ii. If i understand correctly the ports used by DGC to keep track of client references should/cannot be fixed. This would imply that with a firewall sitting between the client and server the DGC operation would be interrupted. That is even if the ports used by the server side are fixed its only upto a certain level and some randomly selected ports would continue to be used for the DGC operation to run smooth.
Please correct me if any of the statements do not make sense.
Much appreciate your help !
Thanks a ton !
i. Is there any published document that iterates the fact that fixing the client ports is not recommended alongside the reasons. i do understand the reasons but a document reference would help immensely. Maybe a pointer to where i can look for such documentation.Search these forums, both the Networking forum and the read-only Socket Programming forum if you can find it. I have expressed my views about this on a large number of occasions, and nobody has ever refuted them or even questioned them, in 14 years.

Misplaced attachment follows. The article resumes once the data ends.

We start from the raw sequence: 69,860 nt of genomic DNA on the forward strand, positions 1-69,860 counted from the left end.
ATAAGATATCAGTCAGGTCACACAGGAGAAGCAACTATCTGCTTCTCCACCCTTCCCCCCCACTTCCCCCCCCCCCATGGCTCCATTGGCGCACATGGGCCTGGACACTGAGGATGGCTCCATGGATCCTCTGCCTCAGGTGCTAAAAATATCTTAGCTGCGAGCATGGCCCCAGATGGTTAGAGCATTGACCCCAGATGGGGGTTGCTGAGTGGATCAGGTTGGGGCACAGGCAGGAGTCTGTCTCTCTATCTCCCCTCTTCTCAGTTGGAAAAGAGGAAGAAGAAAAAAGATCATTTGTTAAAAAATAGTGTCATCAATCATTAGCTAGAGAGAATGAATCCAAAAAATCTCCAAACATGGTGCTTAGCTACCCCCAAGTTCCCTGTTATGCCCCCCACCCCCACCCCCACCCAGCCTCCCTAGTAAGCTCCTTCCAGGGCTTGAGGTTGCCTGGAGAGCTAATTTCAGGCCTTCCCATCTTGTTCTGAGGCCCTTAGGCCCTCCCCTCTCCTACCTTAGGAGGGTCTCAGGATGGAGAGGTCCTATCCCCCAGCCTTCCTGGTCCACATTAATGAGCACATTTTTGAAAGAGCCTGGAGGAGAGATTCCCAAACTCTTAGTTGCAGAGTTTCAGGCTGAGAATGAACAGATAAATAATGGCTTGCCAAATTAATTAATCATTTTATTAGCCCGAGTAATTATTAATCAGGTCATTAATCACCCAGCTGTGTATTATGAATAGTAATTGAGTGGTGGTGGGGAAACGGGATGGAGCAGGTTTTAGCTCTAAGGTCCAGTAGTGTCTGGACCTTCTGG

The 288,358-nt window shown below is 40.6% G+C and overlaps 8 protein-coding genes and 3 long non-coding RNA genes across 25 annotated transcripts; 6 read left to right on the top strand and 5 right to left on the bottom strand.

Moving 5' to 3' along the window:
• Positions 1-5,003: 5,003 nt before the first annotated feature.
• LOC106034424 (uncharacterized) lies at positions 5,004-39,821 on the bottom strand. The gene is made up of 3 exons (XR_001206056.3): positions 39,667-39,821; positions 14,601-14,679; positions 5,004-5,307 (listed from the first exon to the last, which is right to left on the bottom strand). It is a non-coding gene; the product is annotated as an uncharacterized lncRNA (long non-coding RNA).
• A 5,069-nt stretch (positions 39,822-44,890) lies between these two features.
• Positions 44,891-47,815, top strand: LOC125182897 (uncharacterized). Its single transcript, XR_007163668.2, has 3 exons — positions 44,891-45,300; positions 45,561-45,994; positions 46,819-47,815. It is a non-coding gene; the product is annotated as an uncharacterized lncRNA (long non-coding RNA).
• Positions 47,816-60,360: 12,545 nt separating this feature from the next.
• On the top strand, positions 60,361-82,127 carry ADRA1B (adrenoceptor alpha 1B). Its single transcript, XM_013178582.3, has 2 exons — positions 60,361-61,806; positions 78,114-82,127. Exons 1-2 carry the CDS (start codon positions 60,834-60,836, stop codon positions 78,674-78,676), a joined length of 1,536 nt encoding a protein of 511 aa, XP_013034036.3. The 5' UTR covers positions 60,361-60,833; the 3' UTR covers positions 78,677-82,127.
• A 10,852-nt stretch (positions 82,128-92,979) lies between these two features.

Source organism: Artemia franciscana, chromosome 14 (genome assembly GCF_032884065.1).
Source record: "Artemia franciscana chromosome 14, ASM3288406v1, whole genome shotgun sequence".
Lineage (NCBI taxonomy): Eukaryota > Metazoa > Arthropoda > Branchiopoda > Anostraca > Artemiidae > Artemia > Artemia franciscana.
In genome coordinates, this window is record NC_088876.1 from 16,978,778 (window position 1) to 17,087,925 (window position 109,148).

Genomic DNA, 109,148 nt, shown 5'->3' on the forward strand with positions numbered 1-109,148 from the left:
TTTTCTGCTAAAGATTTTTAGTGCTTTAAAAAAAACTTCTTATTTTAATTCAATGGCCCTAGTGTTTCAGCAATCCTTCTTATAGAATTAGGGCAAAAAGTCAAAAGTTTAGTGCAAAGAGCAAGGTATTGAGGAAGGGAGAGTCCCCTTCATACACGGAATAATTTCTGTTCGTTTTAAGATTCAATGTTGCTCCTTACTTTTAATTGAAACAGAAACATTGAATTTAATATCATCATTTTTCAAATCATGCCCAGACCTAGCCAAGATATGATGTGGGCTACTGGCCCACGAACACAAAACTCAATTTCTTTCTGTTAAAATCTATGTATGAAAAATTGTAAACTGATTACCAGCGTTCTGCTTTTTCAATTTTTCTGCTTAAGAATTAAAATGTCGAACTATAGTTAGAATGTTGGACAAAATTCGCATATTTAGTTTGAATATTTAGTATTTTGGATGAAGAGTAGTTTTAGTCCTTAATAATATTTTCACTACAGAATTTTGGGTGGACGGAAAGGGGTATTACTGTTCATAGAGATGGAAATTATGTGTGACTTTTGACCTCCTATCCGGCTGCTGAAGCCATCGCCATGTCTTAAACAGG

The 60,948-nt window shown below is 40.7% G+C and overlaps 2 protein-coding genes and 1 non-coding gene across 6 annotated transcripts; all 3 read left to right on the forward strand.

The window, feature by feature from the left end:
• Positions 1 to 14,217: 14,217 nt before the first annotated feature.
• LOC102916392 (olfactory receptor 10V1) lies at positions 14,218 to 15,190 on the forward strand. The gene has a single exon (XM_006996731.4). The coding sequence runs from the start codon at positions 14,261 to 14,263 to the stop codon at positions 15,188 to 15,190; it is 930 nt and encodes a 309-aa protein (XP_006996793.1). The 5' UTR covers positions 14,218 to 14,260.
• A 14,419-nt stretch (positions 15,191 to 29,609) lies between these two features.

The fact is that the Sockets API simply does not provide a way to specify a range of outbound ports when creating a connection, and neither does Java, either at the Socket level or at the RMI level. Some firewalls provide the ability to create rules for outbound port ranges, but that is only by symmetry with incoming port ranges, i.e. using the same configuration code for both.
So, as there is no application support for outbound port ranges, they should not be specified. Period.
However I would take the other tack: let those who are in favour of outbound port ranges (a) provide concrete reasons as to how doing so improves network security, and (b) indicate how to implement it. In Java RMI.
ii. If i understand correctly the ports used by DGC to keep track of client references should/cannot be fixed.In the absence of socket factories, there is automatic port sharing, i.e. once you have exported an object on a port, any port, whether user-defined or chosen by the system, all subsequent objects are exported on the same port unless you specify otherwise. That should apply to the DGC object as well as your own. I would guess that your socket factories got in the way of that, and once you remove them it will all fix itself nicely.